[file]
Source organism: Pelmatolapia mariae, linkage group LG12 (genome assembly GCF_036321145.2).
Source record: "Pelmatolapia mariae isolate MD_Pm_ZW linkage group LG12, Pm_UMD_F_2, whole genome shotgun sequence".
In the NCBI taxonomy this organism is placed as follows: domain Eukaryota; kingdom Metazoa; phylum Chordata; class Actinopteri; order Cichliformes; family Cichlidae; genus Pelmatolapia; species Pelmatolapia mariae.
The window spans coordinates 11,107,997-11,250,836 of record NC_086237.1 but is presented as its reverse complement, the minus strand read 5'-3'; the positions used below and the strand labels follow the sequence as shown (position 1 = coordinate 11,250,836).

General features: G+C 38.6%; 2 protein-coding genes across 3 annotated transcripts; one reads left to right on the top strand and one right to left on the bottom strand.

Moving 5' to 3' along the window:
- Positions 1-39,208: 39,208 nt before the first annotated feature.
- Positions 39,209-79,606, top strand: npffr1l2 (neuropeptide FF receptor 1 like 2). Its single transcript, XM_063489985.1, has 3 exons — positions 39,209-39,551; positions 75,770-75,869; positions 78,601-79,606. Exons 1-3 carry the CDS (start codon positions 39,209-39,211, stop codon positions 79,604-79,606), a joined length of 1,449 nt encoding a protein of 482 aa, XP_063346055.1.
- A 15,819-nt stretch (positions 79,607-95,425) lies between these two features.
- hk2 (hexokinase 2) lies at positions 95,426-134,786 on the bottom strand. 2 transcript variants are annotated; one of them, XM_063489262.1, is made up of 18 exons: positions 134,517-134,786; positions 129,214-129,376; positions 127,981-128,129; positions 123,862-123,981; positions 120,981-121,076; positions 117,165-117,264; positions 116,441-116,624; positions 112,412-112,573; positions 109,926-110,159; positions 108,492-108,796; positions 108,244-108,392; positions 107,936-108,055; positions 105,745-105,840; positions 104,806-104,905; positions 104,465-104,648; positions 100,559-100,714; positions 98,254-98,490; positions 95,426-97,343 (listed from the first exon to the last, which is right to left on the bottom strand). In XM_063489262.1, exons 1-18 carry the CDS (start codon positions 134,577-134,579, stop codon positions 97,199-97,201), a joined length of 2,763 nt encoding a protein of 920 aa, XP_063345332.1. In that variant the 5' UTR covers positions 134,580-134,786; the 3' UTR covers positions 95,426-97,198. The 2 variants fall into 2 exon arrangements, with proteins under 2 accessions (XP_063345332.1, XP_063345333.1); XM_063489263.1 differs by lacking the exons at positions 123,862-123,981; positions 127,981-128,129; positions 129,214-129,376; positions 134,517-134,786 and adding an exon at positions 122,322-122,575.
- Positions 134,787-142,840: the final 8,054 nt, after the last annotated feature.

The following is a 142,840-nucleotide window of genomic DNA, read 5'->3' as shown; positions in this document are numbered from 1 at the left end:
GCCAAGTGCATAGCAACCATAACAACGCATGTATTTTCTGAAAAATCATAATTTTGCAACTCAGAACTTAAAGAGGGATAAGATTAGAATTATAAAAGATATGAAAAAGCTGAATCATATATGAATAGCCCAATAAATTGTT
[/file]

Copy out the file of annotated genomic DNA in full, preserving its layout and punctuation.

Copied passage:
Source organism: Pelmatolapia mariae, linkage group LG12 (genome assembly GCF_036321145.2).
Source record: "Pelmatolapia mariae isolate MD_Pm_ZW linkage group LG12, Pm_UMD_F_2, whole genome shotgun sequence".
In the NCBI taxonomy this organism is placed as follows: domain Eukaryota; kingdom Metazoa; phylum Chordata; class Actinopteri; order Cichliformes; family Cichlidae; genus Pelmatolapia; species Pelmatolapia mariae.
The window spans coordinates 11,107,997-11,250,836 of record NC_086237.1 but is presented as its reverse complement, the minus strand read 5'-3'; the positions used below and the strand labels follow the sequence as shown (position 1 = coordinate 11,250,836).

General features: G+C 38.6%; 2 protein-coding genes across 3 annotated transcripts; one reads left to right on the top strand and one right to left on the bottom strand.

Moving 5' to 3' along the window:
- Positions 1-39,208: 39,208 nt before the first annotated feature.
- Positions 39,209-79,606, top strand: npffr1l2 (neuropeptide FF receptor 1 like 2). Its single transcript, XM_063489985.1, has 3 exons — positions 39,209-39,551; positions 75,770-75,869; positions 78,601-79,606. Exons 1-3 carry the CDS (start codon positions 39,209-39,211, stop codon positions 79,604-79,606), a joined length of 1,449 nt encoding a protein of 482 aa, XP_063346055.1.
- A 15,819-nt stretch (positions 79,607-95,425) lies between these two features.
- hk2 (hexokinase 2) lies at positions 95,426-134,786 on the bottom strand. 2 transcript variants are annotated; one of them, XM_063489262.1, is made up of 18 exons: positions 134,517-134,786; positions 129,214-129,376; positions 127,981-128,129; positions 123,862-123,981; positions 120,981-121,076; positions 117,165-117,264; positions 116,441-116,624; positions 112,412-112,573; positions 109,926-110,159; positions 108,492-108,796; positions 108,244-108,392; positions 107,936-108,055; positions 105,745-105,840; positions 104,806-104,905; positions 104,465-104,648; positions 100,559-100,714; positions 98,254-98,490; positions 95,426-97,343 (listed from the first exon to the last, which is right to left on the bottom strand). In XM_063489262.1, exons 1-18 carry the CDS (start codon positions 134,577-134,579, stop codon positions 97,199-97,201), a joined length of 2,763 nt encoding a protein of 920 aa, XP_063345332.1. In that variant the 5' UTR covers positions 134,580-134,786; the 3' UTR covers positions 95,426-97,198. The 2 variants fall into 2 exon arrangements, with proteins under 2 accessions (XP_063345332.1, XP_063345333.1); XM_063489263.1 differs by lacking the exons at positions 123,862-123,981; positions 127,981-128,129; positions 129,214-129,376; positions 134,517-134,786 and adding an exon at positions 122,322-122,575.
- Positions 134,787-142,840: the final 8,054 nt, after the last annotated feature.

The following is a 142,840-nucleotide window of genomic DNA, read 5'->3' as shown; positions in this document are numbered from 1 at the left end:
GCCAAGTGCATAGCAACCATAACAACGCATGTATTTTCTGAAAAATCATAATTTTGCAACTCAGAACTTAAAGAGGGATAAGATTAGAATTATAAAAGATATGAAAAAGCTGAATCATATATGAATAGCCCAATAAATTGTT